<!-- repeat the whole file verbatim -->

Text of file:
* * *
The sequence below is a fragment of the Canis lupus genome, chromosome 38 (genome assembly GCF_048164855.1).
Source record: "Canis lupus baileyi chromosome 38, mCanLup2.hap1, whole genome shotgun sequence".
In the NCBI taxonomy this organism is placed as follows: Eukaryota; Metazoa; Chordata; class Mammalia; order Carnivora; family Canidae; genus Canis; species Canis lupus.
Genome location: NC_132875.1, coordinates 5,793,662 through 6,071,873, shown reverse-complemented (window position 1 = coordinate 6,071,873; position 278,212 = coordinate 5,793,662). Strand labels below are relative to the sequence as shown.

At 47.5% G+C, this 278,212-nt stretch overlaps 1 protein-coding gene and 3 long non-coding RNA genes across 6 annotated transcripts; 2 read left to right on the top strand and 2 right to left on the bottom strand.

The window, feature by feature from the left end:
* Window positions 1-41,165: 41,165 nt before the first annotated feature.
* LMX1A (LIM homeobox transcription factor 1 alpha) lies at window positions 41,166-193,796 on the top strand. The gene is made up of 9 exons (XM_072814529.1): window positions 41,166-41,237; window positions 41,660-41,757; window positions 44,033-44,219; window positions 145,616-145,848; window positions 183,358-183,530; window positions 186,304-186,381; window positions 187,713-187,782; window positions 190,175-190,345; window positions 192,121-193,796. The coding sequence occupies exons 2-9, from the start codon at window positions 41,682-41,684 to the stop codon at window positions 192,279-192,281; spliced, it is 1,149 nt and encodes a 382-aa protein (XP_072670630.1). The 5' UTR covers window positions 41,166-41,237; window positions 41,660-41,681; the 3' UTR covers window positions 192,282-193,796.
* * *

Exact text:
The sequence below is a fragment of the Canis lupus genome, chromosome 38 (genome assembly GCF_048164855.1).
Source record: "Canis lupus baileyi chromosome 38, mCanLup2.hap1, whole genome shotgun sequence".
In the NCBI taxonomy this organism is placed as follows: Eukaryota; Metazoa; Chordata; class Mammalia; order Carnivora; family Canidae; genus Canis; species Canis lupus.
Genome location: NC_132875.1, coordinates 5,793,662 through 6,071,873, shown reverse-complemented (window position 1 = coordinate 6,071,873; position 278,212 = coordinate 5,793,662). Strand labels below are relative to the sequence as shown.

At 47.5% G+C, this 278,212-nt stretch overlaps 1 protein-coding gene and 3 long non-coding RNA genes across 6 annotated transcripts; 2 read left to right on the top strand and 2 right to left on the bottom strand.

The window, feature by feature from the left end:
* Window positions 1-41,165: 41,165 nt before the first annotated feature.
* LMX1A (LIM homeobox transcription factor 1 alpha) lies at window positions 41,166-193,796 on the top strand. The gene is made up of 9 exons (XM_072814529.1): window positions 41,166-41,237; window positions 41,660-41,757; window positions 44,033-44,219; window positions 145,616-145,848; window positions 183,358-183,530; window positions 186,304-186,381; window positions 187,713-187,782; window positions 190,175-190,345; window positions 192,121-193,796. The coding sequence occupies exons 2-9, from the start codon at window positions 41,682-41,684 to the stop codon at window positions 192,279-192,281; spliced, it is 1,149 nt and encodes a 382-aa protein (XP_072670630.1). The 5' UTR covers window positions 41,166-41,237; window positions 41,660-41,681; the 3' UTR covers window positions 192,282-193,796.